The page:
The Justice Committee of the Scottish Parliament has issued a report on alternative dispute resolution (“ADR”) in Scotland. As well as suggesting changes to address existing barriers to using ADR, the Committee suggests that mandatory information meetings and consideration of legislation similar to the Irish Mediation Act should now be explored as "more fundamental changes which would facilitate a step-change in the uptake of ADR in Scotland".

Justice Committee Report

On 1 October 2018 the cross-party Justice Committee of the Scottish Parliament issued its report, “I won’t see you in court: alternative dispute resolution in Scotland”. This followed two sessions of the Committee taking evidence from solicitors, advocates, arbitrators, mediators and family law representatives. The first half of the report looks at what ADR is, barriers to its uptake, funding, in court services and the role of the court. Key points identified by the report are:

  • whilst “alternative dispute resolution” is commonly used to refer to dispute resolution methods outside the court system, these should not be seen as competing with each other and there may be merit in moving to a term such as “appropriate dispute resolution”;
  • the main types of ADR currently used in Scotland are mediation, conciliation, arbitration, adjudication and ombudsmen;
  • the potential benefits of ADR, particularly compared with going to court, were noted as being quicker, cheaper, less stressful, more flexible in terms of the process and outcome, confidential, helping build and maintain relationships, using a third party with relevant skills and experience, putting parties at the centre of the process, producing agreements which have a higher rate of compliance and having wider benefits for businesses, communities, the Scottish economy, as well as reducing pressures on the court system;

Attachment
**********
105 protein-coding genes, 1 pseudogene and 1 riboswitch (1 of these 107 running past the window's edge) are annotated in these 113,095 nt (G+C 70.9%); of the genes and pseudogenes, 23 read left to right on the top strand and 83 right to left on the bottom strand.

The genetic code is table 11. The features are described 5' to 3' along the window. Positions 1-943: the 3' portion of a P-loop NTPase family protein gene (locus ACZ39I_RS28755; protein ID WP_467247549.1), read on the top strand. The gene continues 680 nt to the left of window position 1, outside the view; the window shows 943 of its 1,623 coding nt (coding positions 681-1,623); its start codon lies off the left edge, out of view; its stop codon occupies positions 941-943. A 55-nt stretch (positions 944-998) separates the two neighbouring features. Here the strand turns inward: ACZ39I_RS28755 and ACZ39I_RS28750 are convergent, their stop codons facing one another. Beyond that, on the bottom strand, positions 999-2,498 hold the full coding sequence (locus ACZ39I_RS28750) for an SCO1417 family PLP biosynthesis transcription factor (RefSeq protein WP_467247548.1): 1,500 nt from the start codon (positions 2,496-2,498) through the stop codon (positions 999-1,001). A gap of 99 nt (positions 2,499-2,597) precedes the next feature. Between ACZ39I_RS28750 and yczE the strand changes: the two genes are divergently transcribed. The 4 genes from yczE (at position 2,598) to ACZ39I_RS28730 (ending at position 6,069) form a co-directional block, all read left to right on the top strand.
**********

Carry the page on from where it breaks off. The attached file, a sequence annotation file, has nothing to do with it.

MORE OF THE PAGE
• the extent and uptake of ADR services is difficult to measure, due to gaps in publicly available figures. There is a wide range of ADR services in Scotland but most of these are consumer schemes based in England with UK coverage. In any case the availability of ADR would not automatically lead people to use it, due to a lack of information on its availability and benefits and inconsistencies in its provision, funding and referrals from court;
  • there should be a co-ordinated programme to raise public awareness of the benefits and availability of different ADR methods in Scotland, as early as possible in a dispute;
  • the solicitors’ regulator in Scotland, the Law Society, should ensure sufficient focus is given to ADR during legal education and training and consider more robust requirements on solicitors around advising clients on the range of dispute resolution methods available to them;
  • more consistent funding and provision of in-court ADR services is required to encourage greater uptake of ADR and to ensure that people have a genuine choice about how to resolve their disputes;